5- T.E.: In the first two demos of the band, Neal Boback played as a drummer; as far as I know Neal was also the creator of the first band logo and some promotional flyers. Where is Neal Boback on these days? Why did he leave the band before recording "Dawn of Possession"?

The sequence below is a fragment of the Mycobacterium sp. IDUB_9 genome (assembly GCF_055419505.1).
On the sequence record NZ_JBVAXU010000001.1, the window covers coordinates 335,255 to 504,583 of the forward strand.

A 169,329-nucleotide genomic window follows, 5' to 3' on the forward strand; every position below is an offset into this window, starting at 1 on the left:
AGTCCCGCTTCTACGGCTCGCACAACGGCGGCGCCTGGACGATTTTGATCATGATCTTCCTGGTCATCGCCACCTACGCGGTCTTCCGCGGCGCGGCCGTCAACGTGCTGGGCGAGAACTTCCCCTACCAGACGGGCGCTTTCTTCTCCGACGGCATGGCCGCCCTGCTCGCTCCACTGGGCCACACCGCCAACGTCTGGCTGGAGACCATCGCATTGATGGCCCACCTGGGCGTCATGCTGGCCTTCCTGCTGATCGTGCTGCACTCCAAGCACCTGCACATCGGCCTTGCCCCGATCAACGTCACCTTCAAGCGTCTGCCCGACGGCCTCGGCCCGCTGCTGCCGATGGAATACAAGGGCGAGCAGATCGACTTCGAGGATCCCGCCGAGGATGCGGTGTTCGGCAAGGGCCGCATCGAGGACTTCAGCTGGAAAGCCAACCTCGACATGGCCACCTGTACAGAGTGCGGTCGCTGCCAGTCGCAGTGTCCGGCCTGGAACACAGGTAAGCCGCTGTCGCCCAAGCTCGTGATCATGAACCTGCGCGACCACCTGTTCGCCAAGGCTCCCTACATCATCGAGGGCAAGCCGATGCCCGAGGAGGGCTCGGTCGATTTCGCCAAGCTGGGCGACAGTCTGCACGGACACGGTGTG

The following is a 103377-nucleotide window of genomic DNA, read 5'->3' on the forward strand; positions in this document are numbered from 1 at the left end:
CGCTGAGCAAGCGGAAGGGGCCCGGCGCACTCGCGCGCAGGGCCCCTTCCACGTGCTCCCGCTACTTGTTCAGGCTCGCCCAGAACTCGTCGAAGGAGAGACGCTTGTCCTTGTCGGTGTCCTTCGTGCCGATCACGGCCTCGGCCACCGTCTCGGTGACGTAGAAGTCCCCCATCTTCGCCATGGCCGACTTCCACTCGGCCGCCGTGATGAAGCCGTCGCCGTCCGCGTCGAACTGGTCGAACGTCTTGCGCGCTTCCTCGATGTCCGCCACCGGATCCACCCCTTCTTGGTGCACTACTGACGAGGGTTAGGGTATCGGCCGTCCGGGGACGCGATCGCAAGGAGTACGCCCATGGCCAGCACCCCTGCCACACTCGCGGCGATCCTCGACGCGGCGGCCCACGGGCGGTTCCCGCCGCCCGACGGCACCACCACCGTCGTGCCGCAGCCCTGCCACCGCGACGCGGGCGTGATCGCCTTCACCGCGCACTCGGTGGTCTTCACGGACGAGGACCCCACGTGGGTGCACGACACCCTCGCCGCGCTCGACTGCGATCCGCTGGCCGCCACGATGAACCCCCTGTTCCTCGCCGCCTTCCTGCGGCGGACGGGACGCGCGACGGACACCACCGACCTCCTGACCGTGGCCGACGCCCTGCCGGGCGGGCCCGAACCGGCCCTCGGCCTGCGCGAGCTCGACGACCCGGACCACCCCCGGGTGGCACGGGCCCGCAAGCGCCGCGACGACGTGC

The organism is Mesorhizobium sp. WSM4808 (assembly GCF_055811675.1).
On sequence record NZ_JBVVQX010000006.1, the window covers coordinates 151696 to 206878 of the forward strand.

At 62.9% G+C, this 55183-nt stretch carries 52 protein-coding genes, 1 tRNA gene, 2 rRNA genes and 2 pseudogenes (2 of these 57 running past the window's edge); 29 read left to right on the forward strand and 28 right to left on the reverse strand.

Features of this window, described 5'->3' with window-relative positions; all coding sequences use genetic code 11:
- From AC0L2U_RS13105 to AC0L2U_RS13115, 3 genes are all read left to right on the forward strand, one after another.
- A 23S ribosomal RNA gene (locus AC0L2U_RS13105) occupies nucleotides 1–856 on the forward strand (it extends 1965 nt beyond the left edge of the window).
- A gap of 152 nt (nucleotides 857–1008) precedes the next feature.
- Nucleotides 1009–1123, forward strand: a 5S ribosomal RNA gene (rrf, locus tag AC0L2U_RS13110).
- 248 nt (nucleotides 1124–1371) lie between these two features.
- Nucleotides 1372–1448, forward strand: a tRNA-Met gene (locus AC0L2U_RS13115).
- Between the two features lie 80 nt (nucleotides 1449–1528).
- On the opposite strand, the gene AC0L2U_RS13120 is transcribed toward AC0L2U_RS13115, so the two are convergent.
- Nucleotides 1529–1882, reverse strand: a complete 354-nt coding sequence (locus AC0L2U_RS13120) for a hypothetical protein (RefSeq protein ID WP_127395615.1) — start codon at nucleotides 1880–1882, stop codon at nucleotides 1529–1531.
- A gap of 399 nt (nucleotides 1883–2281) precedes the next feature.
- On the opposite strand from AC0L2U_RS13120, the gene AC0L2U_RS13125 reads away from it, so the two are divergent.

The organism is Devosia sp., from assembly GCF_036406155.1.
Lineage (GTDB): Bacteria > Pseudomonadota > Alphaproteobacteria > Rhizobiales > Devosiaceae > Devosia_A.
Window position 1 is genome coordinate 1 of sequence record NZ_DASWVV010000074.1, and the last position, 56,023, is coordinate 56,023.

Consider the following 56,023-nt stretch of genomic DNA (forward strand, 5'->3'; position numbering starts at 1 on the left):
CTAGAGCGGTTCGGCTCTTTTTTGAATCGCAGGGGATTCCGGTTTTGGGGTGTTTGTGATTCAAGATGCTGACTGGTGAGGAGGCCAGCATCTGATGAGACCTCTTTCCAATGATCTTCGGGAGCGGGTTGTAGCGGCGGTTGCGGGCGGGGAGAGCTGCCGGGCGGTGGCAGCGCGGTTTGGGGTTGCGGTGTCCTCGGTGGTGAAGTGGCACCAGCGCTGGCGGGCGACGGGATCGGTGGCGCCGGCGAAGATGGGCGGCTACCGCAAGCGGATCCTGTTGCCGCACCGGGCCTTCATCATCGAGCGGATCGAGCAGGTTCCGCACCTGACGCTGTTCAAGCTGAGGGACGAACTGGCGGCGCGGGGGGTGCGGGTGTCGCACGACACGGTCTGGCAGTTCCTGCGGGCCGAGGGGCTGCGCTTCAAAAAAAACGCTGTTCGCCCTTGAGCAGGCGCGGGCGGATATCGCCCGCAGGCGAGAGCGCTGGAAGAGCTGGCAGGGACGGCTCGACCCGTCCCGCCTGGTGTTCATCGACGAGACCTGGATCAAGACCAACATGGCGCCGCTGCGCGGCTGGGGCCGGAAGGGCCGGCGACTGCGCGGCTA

Ross Doland: Neal was technically our second drummer. Tom's brother Dave Wilkinson was Immolation's first official drummer in those early days until he just got tired of the rehearsal schedule and wasn't having fun doing it anymore. Neal was a friend of ours who loved the music and came to all our rehearsals, so he decided he would give the drums a try, and that was it. He never really played drums before and decided it was something he wanted to try and he did an amazing job for someone who never played before. He bought a new drum kit shortly after and really began to improve as a player. He did create the first version of our logo that appeared on the 1988 demo, but we had a friend of ours create the actual logo that appeared on the 1989 demo shortly after this. Neal played on both the 1988 and 1989 demos, and he was gearing up to record the album once we signed with Roadrunner, but as we were getting closer I think he began questioning his abilities as a player and started to have reservations about actually recording on the album. We had faith in him and kept telling him he could do it, but in the end I guess he didn't feel he had what was needed and didn't want to do a poor job for everyone's sake, so he told us he couldn't do it and we found our third drummer, Craig Smilowski before the recording session for "Dawn of Possession".